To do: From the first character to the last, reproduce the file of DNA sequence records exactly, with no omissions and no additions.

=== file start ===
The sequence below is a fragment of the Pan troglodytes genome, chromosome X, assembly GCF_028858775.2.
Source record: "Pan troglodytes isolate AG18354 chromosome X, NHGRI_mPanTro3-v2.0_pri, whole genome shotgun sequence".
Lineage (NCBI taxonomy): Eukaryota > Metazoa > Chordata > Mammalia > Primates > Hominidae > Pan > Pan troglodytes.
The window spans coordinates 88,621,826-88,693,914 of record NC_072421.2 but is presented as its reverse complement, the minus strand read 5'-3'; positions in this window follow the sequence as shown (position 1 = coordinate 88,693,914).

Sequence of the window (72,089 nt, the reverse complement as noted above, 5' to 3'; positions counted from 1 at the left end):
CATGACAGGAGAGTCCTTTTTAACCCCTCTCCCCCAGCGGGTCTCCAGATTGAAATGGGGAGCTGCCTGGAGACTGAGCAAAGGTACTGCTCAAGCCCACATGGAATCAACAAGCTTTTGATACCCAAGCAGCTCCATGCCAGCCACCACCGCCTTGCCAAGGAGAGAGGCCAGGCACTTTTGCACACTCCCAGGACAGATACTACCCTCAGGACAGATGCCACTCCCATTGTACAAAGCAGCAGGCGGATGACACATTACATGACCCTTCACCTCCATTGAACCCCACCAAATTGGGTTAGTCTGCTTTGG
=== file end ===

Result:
The sequence below is a fragment of the Pan troglodytes genome, chromosome X, assembly GCF_028858775.2.
Source record: "Pan troglodytes isolate AG18354 chromosome X, NHGRI_mPanTro3-v2.0_pri, whole genome shotgun sequence".
Lineage (NCBI taxonomy): Eukaryota > Metazoa > Chordata > Mammalia > Primates > Hominidae > Pan > Pan troglodytes.
The window spans coordinates 88,621,826-88,693,914 of record NC_072421.2 but is presented as its reverse complement, the minus strand read 5'-3'; positions in this window follow the sequence as shown (position 1 = coordinate 88,693,914).

Sequence of the window (72,089 nt, the reverse complement as noted above, 5' to 3'; positions counted from 1 at the left end):
CATGACAGGAGAGTCCTTTTTAACCCCTCTCCCCCAGCGGGTCTCCAGATTGAAATGGGGAGCTGCCTGGAGACTGAGCAAAGGTACTGCTCAAGCCCACATGGAATCAACAAGCTTTTGATACCCAAGCAGCTCCATGCCAGCCACCACCGCCTTGCCAAGGAGAGAGGCCAGGCACTTTTGCACACTCCCAGGACAGATACTACCCTCAGGACAGATGCCACTCCCATTGTACAAAGCAGCAGGCGGATGACACATTACATGACCCTTCACCTCCATTGAACCCCACCAAATTGGGTTAGTCTGCTTTGG